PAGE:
Let’s look at some Bible Principles: #1) Personal Accountability to God. When God created man, He created him capable of giving personal account of himself to God. God did not create puppets. He gave man the right to choose. In Genesis chapter three, we find Adam chose to sin and disobey God’s commands. Genesis 3:6 says, “And when the woman saw that the tree was good for food, and that it was pleasant to the eyes, and a tree to be desired to make one wise, she took of the fruit thereof, and did eat, and gave also unto her husband with her; and he did eat.” The remainder of chapter three deals with the consequences for this sin. Adam was personally accountable to God.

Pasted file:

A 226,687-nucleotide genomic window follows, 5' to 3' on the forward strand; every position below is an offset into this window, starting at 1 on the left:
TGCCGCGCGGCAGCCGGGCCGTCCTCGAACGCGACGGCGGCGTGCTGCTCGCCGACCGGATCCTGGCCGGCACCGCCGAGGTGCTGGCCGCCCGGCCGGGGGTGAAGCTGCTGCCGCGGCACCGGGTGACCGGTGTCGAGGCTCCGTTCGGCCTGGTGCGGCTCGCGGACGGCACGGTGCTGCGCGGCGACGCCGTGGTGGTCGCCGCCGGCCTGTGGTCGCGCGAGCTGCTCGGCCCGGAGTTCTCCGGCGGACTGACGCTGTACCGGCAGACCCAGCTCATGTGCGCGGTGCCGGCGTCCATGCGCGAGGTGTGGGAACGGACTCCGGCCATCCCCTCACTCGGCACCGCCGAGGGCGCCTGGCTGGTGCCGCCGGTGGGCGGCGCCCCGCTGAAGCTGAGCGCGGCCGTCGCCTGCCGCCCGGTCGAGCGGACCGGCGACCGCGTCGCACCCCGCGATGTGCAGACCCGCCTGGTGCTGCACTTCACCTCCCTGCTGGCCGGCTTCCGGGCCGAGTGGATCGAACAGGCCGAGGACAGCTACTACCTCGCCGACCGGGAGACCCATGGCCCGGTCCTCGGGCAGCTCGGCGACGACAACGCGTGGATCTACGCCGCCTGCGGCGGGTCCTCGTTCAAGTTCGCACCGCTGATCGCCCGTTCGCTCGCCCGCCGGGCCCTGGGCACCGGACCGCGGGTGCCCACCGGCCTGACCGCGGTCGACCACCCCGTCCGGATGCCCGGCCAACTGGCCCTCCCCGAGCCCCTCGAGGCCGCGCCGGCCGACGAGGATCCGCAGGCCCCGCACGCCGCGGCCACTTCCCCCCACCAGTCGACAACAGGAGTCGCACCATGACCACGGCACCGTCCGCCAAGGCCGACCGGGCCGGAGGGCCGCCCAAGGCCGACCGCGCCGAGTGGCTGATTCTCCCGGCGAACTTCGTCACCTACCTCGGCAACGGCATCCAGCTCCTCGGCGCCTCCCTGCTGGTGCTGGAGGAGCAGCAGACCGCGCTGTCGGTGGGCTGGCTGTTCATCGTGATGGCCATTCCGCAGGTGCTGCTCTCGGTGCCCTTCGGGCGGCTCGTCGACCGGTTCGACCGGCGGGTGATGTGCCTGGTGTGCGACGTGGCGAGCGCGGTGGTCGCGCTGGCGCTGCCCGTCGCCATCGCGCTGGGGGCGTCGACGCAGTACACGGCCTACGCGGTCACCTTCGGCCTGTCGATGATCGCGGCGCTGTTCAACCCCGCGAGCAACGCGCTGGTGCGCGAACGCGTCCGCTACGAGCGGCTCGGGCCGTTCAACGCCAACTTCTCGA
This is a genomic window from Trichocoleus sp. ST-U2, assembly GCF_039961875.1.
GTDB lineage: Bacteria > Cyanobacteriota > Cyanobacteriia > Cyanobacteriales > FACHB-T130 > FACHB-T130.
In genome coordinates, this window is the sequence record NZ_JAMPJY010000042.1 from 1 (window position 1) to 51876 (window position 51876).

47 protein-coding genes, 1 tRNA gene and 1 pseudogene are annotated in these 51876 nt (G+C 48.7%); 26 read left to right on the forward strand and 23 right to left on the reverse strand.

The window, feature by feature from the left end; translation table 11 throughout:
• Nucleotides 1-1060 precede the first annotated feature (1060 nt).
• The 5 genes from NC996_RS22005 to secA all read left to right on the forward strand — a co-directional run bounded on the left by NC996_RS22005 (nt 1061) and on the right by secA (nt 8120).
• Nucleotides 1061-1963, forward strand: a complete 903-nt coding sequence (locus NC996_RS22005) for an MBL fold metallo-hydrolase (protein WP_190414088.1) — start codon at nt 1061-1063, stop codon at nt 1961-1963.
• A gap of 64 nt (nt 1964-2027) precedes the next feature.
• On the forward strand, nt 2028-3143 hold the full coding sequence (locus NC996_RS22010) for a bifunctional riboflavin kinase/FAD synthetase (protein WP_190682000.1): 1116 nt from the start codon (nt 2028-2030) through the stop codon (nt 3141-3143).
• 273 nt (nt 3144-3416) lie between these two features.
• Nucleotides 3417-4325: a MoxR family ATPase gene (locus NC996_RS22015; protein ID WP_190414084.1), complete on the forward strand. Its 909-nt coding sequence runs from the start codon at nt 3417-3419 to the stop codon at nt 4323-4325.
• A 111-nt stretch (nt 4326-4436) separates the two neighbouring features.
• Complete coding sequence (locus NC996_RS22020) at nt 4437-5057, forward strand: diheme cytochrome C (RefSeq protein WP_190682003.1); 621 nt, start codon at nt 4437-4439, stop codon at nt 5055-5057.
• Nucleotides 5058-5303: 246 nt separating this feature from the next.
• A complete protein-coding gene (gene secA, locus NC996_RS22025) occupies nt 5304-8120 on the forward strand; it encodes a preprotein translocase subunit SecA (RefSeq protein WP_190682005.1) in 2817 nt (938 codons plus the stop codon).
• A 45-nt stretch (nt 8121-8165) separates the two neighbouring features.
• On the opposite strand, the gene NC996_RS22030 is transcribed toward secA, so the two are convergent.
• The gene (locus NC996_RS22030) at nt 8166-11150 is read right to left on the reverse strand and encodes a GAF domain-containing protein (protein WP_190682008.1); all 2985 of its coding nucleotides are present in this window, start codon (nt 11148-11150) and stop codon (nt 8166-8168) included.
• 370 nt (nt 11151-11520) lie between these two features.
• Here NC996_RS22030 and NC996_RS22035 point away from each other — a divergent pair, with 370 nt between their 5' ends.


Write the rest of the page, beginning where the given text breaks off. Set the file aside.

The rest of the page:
#2) The Priesthood of Every Believer This simply means that every believer can go directly to God through the merit of the Lord Jesus Christ. -1 Timothy 2:1-6 says, “I exhort therefore, that, first of all, supplications, prayers, intercessions, and giving of thanks, be made for all men; For kings, and for all that are in authority; that we may lead a quiet and peaceable life in all godliness and honesty. For this is good and acceptable in the sight of God our Saviour; Who will have all men to be saved, and to come unto the knowledge of the truth. For there is one God, and one mediator between God and men, the man Christ Jesus ; Who gave himself a ransom for all, to be testified in due time.” As believers, we have direct access to God. Each day, we must come before God as needy sinners approaching Him through the finished work of Christ and Christ alone.